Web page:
When the deal closed on March 20, 2007, there was virtual certainty that investors would get wiped out and that Goldman would receive a windfall. And that’s exactly how things turned out. By December 2009, Anderson Mezzanine’s nominal value had shrunk by more than two-thirds, from $307 million to $94 million, though remaining assets’ fair market value was far less. The investment portfolio, which held only two performing assets, had an average credit rating of CC.
Anderson Mezzanine is by no means unique. More than $70 billion worth of toxic assets were dumped into mezzanine CDOs during an eight-month period between September 2006 and April 2007, when it became obvious to Wall Street banks that the lower-rated slices, or tranches, of mortgage-backed bonds were worthless. Other Goldman deals--Hudson Mezzanine Funding I and Hudson Mezzanine Funding II, various Abacus deals--were also designed to insulate the banks from losses on assets it knew to be worthless.
Eventually The Risk of Failure Morphs Into Absolute Certainty
A CDO is like a mutual fund or a hedge fund. It’s an investment portfolio, which, subject to certain limitations, may be actively managed. Sometimes a CDO, including Anderson, also acts like an insurance company. It receives fees for insuring certain identifiable risks, and, whenever called upon to pay out on an insured claim, it will liquidate part of the investment portfolio.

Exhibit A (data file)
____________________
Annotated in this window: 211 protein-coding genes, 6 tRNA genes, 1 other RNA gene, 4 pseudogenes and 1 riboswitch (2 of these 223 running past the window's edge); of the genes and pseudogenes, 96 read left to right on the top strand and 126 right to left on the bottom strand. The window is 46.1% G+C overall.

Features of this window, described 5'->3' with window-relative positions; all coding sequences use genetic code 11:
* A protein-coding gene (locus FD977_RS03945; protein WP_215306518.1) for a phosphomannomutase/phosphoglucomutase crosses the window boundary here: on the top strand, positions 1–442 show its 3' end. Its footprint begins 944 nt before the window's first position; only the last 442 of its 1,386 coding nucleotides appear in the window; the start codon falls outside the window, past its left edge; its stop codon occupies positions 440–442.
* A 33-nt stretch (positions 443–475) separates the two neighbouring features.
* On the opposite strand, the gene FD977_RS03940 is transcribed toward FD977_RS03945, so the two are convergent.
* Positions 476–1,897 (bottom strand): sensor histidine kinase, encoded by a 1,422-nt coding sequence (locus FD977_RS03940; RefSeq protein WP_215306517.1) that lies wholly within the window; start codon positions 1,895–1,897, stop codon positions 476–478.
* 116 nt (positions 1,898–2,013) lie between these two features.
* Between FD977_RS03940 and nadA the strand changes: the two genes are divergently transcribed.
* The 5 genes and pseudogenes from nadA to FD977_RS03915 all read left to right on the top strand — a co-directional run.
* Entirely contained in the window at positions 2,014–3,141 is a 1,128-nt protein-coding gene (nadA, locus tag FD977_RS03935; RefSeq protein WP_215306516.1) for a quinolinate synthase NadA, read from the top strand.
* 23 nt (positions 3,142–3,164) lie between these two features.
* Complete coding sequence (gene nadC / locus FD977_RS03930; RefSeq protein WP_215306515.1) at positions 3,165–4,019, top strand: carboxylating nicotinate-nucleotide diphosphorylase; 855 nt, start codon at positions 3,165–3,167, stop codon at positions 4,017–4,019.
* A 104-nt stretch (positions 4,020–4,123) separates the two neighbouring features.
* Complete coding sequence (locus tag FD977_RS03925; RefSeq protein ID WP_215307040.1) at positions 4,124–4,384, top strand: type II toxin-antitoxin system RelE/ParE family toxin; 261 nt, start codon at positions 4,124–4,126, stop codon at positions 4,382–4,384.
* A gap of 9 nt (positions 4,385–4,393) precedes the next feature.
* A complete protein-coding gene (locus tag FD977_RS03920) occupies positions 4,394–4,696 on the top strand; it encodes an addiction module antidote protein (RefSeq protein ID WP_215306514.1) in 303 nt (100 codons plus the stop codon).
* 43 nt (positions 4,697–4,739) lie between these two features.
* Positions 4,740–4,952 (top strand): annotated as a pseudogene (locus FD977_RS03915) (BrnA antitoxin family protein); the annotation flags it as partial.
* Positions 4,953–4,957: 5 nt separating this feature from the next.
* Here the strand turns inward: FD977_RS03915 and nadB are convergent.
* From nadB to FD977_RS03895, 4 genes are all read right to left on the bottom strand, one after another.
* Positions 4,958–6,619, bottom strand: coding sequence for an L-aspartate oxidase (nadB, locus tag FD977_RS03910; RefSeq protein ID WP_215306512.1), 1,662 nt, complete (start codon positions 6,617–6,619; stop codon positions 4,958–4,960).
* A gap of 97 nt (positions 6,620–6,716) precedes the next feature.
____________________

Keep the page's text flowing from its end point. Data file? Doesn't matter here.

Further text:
But insurance companies take on risks when the outcome is in doubt. Anderson Mezzanine was more like a life insurance company that insured the lives of 61 patients with Stage IV lung cancer. Whenever a patient died, Goldman, the insured beneficiary for all 61 patients, would collect $5 million. If…
by Optrader - April 18th, 2010 7:29 pm
This post is for live trades and daily comments.
To learn more about the swing trading virtual portfolio (strategy, membership etc.), please click here